Many companies have employees who use multiple languages and work from different locales. OS X’s Language & Region settings enable customizing language, region, calendar, keyboard, currency, measurement units, number formatting, and time formats to match the country from which the user is working.

Language & Region settings are located within OS X’s System Preferences. Clicking the + icon found beneath the Preferred Languages window enables adding language packages to the Mac. Additional languages are listed individually, along with variations. For example, users can select Simplified Chinese or Traditional Chinese. When more than one language is listed, whichever language is dragged to the top of the Preferred Languages list serves as the primary language within OS X.

Alternatively, unused languages can be removed from a Mac to free disk space. Jesus Vigo’s TechRepublic article on the subject, How to remove language localizations in OS X with Monolingual, walks you through the process.

Corresponding region, first day of the week, calendar, and time format configurations are all set using the accompanying drop-down boxes found in Language & Region. Regional settings are listed by country. Thus, if you wish to configure settings to match working from London or Sydney, you should select Europe, then United Kingdom or Oceania, then Australia, respectively.

SEE: OS X El Capitan: The smart person’s guide

The Language & Region Advanced button opens general formatting, date, and time settings. From those tabs, users can customize specific formatting properties.

  • The General tab enables configuring the format language for dates, times and numbers, number separators (typically commas and periods), currencies, and measurement units.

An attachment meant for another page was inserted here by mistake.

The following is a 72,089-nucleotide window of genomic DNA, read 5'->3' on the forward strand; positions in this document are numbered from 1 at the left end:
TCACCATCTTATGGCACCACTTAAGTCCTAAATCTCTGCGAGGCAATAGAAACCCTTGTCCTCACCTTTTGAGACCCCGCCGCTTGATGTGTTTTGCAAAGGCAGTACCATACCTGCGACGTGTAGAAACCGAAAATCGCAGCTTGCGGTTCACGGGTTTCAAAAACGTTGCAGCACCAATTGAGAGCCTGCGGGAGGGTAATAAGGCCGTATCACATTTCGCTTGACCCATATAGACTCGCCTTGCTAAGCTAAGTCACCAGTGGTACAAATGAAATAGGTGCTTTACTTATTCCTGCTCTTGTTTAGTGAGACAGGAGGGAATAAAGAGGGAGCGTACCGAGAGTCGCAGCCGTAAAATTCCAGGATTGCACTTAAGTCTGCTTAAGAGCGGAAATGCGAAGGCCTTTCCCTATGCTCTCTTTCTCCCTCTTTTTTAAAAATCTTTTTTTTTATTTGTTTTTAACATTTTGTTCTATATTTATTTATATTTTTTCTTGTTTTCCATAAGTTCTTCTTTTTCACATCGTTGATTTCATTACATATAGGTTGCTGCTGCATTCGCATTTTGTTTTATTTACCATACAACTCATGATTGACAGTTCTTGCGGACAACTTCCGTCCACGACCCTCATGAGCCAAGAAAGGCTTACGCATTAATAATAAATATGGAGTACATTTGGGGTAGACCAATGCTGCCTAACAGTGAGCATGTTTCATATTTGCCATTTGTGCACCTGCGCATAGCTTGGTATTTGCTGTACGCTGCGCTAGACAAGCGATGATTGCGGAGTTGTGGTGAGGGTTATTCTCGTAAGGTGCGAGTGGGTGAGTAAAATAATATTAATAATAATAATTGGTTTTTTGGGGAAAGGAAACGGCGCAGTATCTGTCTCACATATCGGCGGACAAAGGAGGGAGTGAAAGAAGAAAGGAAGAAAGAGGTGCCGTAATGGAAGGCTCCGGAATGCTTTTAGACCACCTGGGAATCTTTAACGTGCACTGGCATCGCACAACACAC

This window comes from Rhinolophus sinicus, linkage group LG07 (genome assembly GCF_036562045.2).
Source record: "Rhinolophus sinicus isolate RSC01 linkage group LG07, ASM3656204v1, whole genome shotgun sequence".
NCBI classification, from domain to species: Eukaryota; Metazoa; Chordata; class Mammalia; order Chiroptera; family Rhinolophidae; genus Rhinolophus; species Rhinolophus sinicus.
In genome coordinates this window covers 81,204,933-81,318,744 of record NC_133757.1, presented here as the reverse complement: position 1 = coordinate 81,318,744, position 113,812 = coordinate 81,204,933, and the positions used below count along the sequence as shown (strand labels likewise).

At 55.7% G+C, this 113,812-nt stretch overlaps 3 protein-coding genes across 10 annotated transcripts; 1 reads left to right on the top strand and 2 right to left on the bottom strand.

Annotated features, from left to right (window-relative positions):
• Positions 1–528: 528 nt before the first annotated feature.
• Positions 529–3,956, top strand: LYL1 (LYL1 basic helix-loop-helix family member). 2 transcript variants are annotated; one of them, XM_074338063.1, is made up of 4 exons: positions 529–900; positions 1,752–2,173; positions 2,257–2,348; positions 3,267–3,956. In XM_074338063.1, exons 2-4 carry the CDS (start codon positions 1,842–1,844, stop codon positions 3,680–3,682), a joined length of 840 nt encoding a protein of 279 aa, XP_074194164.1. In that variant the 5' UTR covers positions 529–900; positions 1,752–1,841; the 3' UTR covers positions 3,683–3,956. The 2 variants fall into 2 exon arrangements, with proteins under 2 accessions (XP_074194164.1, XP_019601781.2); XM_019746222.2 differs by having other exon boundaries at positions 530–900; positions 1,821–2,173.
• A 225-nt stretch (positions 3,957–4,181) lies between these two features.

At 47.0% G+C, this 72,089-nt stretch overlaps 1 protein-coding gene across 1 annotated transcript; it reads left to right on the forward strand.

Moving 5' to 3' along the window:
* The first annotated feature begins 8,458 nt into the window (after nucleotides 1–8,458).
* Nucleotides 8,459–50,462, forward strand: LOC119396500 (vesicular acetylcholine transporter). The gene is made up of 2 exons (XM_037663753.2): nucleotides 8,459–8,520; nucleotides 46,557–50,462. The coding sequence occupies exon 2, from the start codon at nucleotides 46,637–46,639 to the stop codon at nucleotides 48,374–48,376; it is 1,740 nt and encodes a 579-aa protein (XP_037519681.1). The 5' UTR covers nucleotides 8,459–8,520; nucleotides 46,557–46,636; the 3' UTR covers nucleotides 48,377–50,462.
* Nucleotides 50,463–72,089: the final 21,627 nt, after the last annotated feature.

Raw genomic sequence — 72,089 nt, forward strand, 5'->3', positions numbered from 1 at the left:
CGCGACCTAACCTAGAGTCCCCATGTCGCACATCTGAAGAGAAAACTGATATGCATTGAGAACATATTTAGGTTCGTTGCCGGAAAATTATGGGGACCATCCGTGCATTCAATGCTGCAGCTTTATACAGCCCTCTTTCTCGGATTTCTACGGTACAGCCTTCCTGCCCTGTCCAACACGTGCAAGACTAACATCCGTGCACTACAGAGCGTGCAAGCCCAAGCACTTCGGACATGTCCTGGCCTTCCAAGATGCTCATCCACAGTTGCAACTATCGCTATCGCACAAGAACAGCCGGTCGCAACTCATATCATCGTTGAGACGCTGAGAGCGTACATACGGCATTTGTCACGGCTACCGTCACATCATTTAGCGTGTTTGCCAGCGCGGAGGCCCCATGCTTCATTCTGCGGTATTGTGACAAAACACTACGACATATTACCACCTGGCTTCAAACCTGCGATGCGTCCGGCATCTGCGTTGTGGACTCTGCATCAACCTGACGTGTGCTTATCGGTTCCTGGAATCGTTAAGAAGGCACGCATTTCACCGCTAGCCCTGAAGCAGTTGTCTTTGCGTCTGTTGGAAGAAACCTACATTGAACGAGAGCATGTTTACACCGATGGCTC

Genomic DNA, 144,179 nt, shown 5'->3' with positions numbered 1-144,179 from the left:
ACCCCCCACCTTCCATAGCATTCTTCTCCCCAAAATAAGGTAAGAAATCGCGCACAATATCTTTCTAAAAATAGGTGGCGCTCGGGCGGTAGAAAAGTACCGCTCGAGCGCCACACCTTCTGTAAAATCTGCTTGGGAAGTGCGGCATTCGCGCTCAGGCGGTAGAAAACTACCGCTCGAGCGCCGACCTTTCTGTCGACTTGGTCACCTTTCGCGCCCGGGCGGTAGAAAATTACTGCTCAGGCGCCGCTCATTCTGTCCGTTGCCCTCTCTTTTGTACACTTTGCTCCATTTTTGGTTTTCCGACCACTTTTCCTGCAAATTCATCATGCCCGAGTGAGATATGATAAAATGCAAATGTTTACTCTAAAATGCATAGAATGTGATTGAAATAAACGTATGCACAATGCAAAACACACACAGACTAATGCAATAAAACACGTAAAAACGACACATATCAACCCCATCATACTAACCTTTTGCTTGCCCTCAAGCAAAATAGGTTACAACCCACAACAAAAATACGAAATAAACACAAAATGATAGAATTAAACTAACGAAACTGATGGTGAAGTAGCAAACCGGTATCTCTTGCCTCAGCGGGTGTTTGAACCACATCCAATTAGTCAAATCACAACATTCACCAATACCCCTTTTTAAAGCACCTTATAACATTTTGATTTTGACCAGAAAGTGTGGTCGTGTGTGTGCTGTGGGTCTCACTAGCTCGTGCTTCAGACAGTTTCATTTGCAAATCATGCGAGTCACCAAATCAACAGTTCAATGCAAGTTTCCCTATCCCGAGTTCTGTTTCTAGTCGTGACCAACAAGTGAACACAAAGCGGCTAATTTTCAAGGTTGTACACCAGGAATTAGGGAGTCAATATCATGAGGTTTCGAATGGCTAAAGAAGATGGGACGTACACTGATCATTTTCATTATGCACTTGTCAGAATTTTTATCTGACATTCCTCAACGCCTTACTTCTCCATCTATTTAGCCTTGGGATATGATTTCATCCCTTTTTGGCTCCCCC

• The Dates tab enables specifying various data configurations, including date abbreviations and even such date elements as quarters.
  • The Times tab enables configuring various time formats, including short abbreviated presentations vs. full-time formatting.

The Language & Region menu displays samples for each of these settings. The sample entries automatically update within the window and as selections are adjusted using the corresponding menus.

Users can change keyboard configurations using the Keyboard Preferences button, which opens the Keyboard System Preferences to the Input Sources tab, which you can use to change the keyboard’s country configuration. Click the + icon to access other languages, including Arabic, Chinese, and Spanish.

Note: You do not need to change keyboards in OS X if all you are seeking to do is access special letters and accents. Typing these diacritical marks, or special notations accompanying letters, such as acutes and graves, is possible following the steps described in my TechRepublic article How to employ OS X characters with diacritical marks.